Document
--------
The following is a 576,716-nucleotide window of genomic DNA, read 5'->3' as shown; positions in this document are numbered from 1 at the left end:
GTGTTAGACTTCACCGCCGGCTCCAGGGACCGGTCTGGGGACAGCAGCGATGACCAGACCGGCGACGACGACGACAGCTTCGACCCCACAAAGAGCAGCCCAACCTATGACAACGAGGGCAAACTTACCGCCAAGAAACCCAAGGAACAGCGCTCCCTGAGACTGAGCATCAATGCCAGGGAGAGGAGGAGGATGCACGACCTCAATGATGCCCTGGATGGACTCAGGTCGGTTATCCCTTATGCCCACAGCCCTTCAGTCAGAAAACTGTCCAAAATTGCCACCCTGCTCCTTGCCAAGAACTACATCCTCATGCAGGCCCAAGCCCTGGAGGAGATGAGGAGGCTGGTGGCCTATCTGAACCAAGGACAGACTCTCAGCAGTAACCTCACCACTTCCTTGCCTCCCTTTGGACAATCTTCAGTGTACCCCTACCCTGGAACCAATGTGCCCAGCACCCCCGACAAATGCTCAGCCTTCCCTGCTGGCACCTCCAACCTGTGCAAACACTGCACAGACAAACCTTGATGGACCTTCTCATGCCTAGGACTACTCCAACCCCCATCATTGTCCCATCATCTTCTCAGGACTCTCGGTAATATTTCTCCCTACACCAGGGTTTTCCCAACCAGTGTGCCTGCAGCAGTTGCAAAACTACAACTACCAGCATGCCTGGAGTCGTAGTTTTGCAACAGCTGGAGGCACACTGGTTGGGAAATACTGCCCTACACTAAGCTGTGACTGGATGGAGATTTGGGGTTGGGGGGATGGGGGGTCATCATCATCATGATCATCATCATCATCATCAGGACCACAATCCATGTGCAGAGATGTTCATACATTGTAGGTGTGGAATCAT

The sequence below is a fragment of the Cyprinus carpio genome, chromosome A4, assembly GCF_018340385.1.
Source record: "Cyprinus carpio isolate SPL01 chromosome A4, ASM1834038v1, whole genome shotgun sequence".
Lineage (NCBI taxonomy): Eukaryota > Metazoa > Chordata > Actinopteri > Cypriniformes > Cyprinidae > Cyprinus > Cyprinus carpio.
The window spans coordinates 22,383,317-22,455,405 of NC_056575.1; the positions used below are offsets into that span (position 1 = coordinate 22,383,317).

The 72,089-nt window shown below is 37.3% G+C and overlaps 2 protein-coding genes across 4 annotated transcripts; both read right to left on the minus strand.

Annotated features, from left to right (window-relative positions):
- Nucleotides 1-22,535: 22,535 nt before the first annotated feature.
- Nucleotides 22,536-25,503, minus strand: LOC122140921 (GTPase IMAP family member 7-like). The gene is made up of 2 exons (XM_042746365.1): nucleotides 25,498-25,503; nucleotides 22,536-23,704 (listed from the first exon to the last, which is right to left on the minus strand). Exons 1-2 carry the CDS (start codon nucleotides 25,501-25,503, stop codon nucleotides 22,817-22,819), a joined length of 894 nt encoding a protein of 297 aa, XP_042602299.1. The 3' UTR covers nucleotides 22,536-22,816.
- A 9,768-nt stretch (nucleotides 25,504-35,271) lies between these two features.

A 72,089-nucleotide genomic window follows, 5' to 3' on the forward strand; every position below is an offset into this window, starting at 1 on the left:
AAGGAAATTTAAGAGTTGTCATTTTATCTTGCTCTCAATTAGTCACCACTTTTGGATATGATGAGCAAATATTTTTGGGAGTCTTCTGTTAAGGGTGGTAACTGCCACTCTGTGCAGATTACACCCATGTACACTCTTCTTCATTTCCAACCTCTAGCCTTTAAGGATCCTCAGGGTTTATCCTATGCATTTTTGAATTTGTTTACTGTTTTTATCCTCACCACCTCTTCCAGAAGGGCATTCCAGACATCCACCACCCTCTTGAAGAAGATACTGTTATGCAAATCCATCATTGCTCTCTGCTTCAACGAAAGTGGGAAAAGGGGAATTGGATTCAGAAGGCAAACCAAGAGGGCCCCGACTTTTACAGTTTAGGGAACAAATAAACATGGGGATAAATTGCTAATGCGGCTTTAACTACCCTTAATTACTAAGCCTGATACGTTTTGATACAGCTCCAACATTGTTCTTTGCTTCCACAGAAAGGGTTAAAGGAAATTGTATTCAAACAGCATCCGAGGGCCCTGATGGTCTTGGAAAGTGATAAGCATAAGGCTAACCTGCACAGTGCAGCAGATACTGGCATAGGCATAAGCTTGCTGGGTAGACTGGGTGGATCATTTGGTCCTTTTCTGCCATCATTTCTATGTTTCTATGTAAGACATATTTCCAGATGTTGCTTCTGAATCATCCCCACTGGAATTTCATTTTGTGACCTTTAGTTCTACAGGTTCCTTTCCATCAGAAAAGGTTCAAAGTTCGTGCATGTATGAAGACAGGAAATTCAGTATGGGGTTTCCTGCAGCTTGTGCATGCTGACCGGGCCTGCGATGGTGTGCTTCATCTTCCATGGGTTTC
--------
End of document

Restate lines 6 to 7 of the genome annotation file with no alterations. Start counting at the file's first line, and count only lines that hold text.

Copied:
The window spans coordinates 22,383,317-22,455,405 of NC_056575.1; the positions used below are offsets into that span (position 1 = coordinate 22,383,317).

The 72,089-nt window shown below is 37.3% G+C and overlaps 2 protein-coding genes across 4 annotated transcripts; both read right to left on the minus strand.